Ullyot referred questions to VA’s public affairs office.

On Aug. 17, days after the Charlottesville violence, Coffey — then deputy assistant secretary for diversity and inclusion — emailed public affairs. She shared a draft of her statement and accompanying remarks, and requested help disseminating it to employees and the public.

Her remarks said the incident served “as a tragic reminder that our work in civil rights and inclusion is not finished.” She called on VA employees to be mindful of federal anti-discrimination policies and the agency’s commitment to diversity and inclusion.

The response from a staffer in public affairs said, “John Ullyot does not want to post the message, as the Secretary previously made statements in the news media on this topic earlier this week.”

In an emotional statement the day before, at Trump’s private golf club in Bedminster, N.J., Shulkin said he gave “my personal opinions as an American and as a Jewish American. . . . And for me in particular, I think in learning history, that we know that staying silent on these issues is simply not acceptable.”

Other top administration officials echoed his sentiments.

Coffey urged expediency, telling Ullyot that she had sent the statement to Shulkin and his chief of staff for their review, according to their email exchange.

Ullyot then indicated that after consulting with Shulkin, the secretary said that “we should all feel free to share our own personal views on the recent events . . . as he did.’’ Ullyot wanted to remove the statement’s more incendiary language but told Coffey she could keep the part that reminded employees of VA’s “strong commitment” to equal employment opportunity and diversity, their emails show.

Coffey told Ullyot that she worried his edits would “dilute my message and fail to convey the sense of condemnation that I hope we all feel,” the emails show. She offered to remove Shulkin’s name from the statement, but Ullyot told her that he and Shulkin had agreed not to use it.

Shulkin said in an interview that he does not recall his conversations with Ullyot about how VA should respond to the incident. “I’ve been pretty public about my opinions on the Charlottesville events . . . and of course I think all Americans should express their views,” he said.

Coffey’s staff worried that she would get in trouble if she disregarded Ullyot’s guidance, according to other emails obtained through the Freedom of Information Act by the Project on Government Oversight, a watchdog group that first publicized the episode last year. The staff suggested that she should tone down her remarks, but Coffey declined. She posted the full remarks under her name in the monthly newsletter posted online by VA’s diversity office. Agency officials removed it and reprimanded her. She retired soon after.

Cashour said Shulkin had “dictated explicitly to John how he wanted this particular issue handled.” The secretary, Cashour said, was “adamant that VA employees keep their personal views on the Charlottesville issue out of official VA communications, as Shulkin had done himself in public comments two days beforehand. John was simply ensuring that Coffey understood and followed Shulkin’s guidance.”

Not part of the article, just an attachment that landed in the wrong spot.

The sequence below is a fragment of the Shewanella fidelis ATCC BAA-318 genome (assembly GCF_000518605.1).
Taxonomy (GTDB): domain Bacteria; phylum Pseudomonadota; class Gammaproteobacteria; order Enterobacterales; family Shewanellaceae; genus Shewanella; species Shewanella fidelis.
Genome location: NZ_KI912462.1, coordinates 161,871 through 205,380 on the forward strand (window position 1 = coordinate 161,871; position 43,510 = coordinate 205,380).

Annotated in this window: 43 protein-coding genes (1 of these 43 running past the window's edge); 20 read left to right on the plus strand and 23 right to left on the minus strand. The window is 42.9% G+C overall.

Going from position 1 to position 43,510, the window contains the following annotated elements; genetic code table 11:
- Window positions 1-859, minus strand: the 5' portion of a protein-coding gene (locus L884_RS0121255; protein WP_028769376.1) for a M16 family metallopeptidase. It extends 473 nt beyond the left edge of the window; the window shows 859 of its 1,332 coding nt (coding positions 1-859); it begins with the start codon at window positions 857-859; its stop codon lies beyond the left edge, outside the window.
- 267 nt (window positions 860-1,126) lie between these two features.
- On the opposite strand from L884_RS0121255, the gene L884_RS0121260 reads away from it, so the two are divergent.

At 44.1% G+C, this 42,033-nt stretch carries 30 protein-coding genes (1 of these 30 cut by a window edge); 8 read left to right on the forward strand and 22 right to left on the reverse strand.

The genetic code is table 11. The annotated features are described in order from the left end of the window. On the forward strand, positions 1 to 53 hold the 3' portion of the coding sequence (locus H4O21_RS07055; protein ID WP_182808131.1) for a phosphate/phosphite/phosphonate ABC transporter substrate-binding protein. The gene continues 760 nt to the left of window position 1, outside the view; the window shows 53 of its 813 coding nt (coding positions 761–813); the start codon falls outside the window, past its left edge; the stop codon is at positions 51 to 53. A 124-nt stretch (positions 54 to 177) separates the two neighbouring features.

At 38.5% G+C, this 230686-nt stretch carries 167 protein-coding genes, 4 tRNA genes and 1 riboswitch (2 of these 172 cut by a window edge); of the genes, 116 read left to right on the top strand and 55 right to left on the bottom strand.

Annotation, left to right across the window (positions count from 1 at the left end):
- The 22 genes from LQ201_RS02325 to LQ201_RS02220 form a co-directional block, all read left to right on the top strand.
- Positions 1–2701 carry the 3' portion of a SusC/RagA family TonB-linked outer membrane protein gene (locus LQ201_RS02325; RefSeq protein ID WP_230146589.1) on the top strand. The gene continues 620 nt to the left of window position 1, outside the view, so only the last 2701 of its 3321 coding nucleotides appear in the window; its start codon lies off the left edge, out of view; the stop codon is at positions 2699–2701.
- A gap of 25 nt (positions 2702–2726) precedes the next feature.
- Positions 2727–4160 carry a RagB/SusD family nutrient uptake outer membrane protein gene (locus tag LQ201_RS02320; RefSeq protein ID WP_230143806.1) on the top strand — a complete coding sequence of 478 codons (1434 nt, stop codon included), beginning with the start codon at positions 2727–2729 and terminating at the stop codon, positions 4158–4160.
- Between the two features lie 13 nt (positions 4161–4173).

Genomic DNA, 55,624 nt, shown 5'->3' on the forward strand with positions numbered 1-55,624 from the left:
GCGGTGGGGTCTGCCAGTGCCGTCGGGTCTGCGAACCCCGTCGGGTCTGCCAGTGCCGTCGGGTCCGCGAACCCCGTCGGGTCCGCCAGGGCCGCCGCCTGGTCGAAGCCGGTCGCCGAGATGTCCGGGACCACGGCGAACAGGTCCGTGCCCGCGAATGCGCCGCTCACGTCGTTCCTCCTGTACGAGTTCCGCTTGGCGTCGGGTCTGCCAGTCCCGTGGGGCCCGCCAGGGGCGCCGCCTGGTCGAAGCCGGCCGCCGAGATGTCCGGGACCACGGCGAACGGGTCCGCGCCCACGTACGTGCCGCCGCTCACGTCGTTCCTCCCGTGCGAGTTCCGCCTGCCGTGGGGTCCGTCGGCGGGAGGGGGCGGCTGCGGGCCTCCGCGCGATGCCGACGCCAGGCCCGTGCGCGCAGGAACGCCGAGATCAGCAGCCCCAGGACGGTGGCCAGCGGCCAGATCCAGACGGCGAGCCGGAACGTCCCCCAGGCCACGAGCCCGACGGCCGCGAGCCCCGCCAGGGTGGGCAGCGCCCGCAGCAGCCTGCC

The agency has grappled with issues surrounding race in recent years.

VA has long had an Office on Diversity and Inclusion to help improve race relations internally, and during the Obama administration appointed a senior official to travel around the country to set up conversations on race. The official, John Fuller, retired last year, citing a lack of support from the Trump administration.

In October, a senior official in VA’s Office of Small and Disadvantaged Business Utilization was forced to remove a portrait of Nathan Bedford Forrest, a Confederate general and the Ku Klux Klan’s first grand wizard, from his office in Washington after offending employees. The official said he was unaware of Forrest’s affiliation with the hate group.

The same month, VA took down a placard outside a conference room in the same office that employees had named for Stonewall Jackson, another Confederate general. Cashour said officials were unaware the room had been named for Jackson and blamed a contractor employed by VA and the contractor’s supervisor. The contractor was instructed to take down the placard but had failed to do so, Cashour said.

[Washington Post]

Trump says country ‘would save billions’ if Democrats agreed to fund border wall

President Trump on Monday claimed that the country would “save billions of dollars” if Democrats voted to provide billions of dollars in funding to build a wall along the U.S.-Mexico border.

The president went on to repeat a threat to close the southern border and said that immigrants will not be allowed in the “country illegally.”

“Either way, people will NOT be allowed into our Country illegally! We will close the entire Southern Border if necessary. Also, STOP THE DRUGS!” Trump wrote on Twitter.

Trump has previously threatened to shut down the southern border in response to an approaching caravan of Central American migrants.

He has additionally directed thousands of troops deployed to the border, and attempted to curb certain immigrants from being able to claim asylum as the group of migrants trekked toward the U.S. border.

The president revived his calls for a border wall on Monday as Congress grapples over wall funding while trying to pass spending bills and avert a partial government shutdown.

The Senate passed its version of the Department of Homeland Security (DHS) spending bill with bipartisan support over the summer. The measure would allocate $1.6 billion for border security, including fencing.